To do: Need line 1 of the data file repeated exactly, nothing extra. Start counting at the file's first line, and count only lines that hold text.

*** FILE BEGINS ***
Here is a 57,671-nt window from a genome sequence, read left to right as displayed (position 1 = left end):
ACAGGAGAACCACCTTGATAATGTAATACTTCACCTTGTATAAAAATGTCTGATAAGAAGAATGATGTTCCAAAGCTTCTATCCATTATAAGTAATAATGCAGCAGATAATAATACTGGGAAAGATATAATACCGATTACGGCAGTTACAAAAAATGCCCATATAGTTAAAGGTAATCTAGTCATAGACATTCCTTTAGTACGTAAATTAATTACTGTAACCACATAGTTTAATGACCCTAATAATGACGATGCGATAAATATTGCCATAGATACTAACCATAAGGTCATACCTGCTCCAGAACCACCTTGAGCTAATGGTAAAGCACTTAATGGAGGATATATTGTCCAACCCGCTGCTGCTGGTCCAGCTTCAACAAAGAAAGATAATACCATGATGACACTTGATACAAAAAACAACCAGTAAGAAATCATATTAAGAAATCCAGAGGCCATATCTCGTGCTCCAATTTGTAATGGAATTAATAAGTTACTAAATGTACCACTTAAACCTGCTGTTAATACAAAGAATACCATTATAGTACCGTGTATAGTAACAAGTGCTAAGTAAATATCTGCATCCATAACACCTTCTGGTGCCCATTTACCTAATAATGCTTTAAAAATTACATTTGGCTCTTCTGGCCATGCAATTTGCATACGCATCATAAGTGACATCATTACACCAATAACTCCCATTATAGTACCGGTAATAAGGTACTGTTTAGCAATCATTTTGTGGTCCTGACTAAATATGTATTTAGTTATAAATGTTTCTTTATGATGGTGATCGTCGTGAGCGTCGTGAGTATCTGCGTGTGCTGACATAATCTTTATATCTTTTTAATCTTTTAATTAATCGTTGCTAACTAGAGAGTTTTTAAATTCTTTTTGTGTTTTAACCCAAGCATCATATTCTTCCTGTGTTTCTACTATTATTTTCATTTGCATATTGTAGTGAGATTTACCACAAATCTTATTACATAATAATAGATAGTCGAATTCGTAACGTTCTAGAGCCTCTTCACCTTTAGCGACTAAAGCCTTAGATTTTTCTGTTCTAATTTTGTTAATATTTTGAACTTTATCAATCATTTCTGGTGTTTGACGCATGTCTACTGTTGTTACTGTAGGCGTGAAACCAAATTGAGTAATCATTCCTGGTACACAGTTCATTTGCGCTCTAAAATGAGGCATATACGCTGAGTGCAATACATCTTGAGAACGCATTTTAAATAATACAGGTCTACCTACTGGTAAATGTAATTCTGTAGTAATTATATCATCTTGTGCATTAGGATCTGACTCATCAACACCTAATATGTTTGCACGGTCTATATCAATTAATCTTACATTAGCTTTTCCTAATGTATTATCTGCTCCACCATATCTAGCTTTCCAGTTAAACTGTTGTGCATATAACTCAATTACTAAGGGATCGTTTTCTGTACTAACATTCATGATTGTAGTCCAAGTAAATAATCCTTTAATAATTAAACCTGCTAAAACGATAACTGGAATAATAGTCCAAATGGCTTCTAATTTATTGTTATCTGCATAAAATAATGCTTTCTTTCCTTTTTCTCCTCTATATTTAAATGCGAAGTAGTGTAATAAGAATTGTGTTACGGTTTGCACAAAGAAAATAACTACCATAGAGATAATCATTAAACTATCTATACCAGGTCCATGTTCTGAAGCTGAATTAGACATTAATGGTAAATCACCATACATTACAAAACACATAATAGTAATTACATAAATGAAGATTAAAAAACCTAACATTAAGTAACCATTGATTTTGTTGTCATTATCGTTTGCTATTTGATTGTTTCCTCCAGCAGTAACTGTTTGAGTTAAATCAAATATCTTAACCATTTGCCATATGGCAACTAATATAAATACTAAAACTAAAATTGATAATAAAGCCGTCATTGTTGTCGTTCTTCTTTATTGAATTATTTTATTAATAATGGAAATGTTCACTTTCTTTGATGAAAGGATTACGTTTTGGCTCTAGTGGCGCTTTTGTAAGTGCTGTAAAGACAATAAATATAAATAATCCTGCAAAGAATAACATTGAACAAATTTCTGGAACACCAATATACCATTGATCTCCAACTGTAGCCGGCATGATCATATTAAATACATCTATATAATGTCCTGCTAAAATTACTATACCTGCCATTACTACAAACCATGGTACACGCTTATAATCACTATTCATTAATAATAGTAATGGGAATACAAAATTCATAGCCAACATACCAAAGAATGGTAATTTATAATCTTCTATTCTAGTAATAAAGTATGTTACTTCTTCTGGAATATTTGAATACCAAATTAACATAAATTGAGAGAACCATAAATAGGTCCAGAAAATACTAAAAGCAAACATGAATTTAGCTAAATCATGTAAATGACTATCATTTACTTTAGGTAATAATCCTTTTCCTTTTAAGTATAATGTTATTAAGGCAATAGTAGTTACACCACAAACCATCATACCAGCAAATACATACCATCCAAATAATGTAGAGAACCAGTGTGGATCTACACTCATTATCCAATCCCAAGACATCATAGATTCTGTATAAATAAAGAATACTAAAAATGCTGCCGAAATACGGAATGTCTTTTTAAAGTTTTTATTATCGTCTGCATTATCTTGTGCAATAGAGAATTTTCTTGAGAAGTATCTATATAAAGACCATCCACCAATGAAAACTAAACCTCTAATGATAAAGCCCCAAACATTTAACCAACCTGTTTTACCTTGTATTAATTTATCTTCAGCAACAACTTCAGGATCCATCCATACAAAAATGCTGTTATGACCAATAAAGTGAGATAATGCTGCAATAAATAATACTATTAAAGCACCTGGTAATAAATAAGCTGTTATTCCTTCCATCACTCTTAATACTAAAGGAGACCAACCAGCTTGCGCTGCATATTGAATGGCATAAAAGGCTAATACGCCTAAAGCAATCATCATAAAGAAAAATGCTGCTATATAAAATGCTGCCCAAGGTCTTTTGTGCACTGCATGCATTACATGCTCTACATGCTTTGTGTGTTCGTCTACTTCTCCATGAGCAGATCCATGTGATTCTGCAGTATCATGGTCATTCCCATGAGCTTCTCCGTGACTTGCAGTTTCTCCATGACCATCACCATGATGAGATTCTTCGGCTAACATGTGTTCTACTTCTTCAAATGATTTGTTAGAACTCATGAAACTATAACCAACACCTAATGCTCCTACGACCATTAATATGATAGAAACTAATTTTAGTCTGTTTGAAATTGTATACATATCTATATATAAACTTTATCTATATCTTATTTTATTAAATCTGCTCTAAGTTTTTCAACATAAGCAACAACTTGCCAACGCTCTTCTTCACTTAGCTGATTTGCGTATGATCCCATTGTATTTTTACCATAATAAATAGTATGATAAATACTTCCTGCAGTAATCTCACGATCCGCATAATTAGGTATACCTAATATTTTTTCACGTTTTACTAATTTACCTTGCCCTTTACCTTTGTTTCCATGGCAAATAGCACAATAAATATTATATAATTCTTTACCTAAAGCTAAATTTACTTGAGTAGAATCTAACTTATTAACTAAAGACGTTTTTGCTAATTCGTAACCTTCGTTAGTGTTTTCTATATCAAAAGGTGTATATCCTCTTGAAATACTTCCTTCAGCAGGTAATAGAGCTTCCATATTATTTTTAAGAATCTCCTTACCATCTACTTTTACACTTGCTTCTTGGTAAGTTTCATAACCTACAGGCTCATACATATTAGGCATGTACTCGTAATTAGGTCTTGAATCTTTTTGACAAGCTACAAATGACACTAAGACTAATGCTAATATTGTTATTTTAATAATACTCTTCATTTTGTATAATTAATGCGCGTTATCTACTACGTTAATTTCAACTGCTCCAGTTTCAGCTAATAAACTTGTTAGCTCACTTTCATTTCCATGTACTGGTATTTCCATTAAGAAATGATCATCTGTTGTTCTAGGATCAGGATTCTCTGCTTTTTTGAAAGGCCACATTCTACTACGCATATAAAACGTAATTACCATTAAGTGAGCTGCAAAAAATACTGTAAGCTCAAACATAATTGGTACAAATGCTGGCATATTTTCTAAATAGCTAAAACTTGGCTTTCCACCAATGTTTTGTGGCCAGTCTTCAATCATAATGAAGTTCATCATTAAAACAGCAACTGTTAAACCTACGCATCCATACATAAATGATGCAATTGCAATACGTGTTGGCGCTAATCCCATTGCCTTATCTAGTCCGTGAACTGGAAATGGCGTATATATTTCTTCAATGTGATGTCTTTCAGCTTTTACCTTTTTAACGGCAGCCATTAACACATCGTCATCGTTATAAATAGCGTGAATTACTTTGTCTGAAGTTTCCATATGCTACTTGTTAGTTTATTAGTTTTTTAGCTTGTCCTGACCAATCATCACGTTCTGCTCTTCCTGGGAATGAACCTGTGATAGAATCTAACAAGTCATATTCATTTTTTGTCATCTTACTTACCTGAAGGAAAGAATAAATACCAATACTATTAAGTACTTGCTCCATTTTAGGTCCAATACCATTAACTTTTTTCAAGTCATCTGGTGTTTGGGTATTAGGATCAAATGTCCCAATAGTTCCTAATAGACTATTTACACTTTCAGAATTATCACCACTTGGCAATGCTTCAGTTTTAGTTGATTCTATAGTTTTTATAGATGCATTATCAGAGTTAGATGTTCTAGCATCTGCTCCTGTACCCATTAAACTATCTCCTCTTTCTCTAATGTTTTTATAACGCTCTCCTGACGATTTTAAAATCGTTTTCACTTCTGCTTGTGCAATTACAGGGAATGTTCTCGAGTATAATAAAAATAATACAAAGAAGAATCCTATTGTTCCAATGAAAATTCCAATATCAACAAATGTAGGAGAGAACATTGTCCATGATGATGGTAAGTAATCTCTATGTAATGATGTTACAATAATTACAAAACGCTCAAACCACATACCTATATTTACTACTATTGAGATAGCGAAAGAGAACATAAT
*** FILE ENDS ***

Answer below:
Here is a 57,671-nt window from a genome sequence, read left to right as displayed (position 1 = left end):